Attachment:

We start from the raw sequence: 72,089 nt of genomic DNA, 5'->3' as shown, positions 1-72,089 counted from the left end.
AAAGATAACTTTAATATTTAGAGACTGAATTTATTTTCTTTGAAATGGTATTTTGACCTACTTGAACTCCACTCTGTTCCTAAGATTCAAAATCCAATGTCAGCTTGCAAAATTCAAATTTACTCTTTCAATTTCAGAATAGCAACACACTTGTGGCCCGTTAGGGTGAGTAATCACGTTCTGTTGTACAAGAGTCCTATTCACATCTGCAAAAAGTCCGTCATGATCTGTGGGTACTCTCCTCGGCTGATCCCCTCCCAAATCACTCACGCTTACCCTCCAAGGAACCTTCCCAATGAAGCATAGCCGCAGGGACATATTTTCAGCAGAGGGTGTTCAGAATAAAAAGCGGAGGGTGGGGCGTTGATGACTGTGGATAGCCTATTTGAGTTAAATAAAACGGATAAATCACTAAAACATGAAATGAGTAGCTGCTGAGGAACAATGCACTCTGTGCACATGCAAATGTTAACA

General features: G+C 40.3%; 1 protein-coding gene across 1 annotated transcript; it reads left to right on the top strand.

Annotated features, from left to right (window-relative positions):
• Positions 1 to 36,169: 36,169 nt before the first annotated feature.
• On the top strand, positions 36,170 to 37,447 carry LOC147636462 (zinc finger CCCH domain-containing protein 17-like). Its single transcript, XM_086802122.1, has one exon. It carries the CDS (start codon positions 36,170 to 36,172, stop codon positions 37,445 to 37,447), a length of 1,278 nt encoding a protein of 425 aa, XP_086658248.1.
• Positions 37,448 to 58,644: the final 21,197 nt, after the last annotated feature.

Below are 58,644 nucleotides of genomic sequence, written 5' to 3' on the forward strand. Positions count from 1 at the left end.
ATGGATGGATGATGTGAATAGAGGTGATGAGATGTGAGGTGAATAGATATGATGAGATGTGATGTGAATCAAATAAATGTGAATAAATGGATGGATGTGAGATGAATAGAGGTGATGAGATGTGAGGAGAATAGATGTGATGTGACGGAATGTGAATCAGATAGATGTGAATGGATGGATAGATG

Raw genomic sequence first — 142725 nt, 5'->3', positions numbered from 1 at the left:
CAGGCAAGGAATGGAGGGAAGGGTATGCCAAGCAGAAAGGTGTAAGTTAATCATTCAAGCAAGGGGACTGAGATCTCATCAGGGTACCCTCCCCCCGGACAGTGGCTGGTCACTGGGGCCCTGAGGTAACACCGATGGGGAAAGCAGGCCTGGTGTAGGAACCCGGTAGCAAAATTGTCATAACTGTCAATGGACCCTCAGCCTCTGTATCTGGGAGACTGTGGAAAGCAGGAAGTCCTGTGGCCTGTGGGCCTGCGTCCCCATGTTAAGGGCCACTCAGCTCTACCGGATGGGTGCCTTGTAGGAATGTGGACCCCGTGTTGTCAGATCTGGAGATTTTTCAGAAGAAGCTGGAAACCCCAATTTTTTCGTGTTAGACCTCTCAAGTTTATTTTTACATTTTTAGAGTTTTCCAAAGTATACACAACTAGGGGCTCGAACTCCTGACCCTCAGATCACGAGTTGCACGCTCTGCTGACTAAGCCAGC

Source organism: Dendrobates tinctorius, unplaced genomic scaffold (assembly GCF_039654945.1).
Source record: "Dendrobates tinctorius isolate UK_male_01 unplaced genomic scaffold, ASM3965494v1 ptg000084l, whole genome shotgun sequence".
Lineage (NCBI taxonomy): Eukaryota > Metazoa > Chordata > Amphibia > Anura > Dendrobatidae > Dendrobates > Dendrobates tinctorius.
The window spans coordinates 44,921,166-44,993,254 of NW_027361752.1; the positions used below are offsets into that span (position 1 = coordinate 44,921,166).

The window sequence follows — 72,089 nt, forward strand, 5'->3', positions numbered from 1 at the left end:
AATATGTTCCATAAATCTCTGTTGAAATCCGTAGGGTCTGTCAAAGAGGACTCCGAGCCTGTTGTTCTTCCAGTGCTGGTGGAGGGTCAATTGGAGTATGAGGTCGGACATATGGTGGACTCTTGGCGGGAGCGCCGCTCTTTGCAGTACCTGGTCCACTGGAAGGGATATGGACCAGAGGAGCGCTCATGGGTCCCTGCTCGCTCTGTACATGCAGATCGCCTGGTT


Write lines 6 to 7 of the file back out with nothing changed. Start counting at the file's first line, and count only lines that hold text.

• On the top strand, positions 36,170 to 37,447 carry LOC147636462 (zinc finger CCCH domain-containing protein 17-like). Its single transcript, XM_086802122.1, has one exon. It carries the CDS (start codon positions 36,170 to 36,172, stop codon positions 37,445 to 37,447), a length of 1,278 nt encoding a protein of 425 aa, XP_086658248.1.
• Positions 37,448 to 58,644: the final 21,197 nt, after the last annotated feature.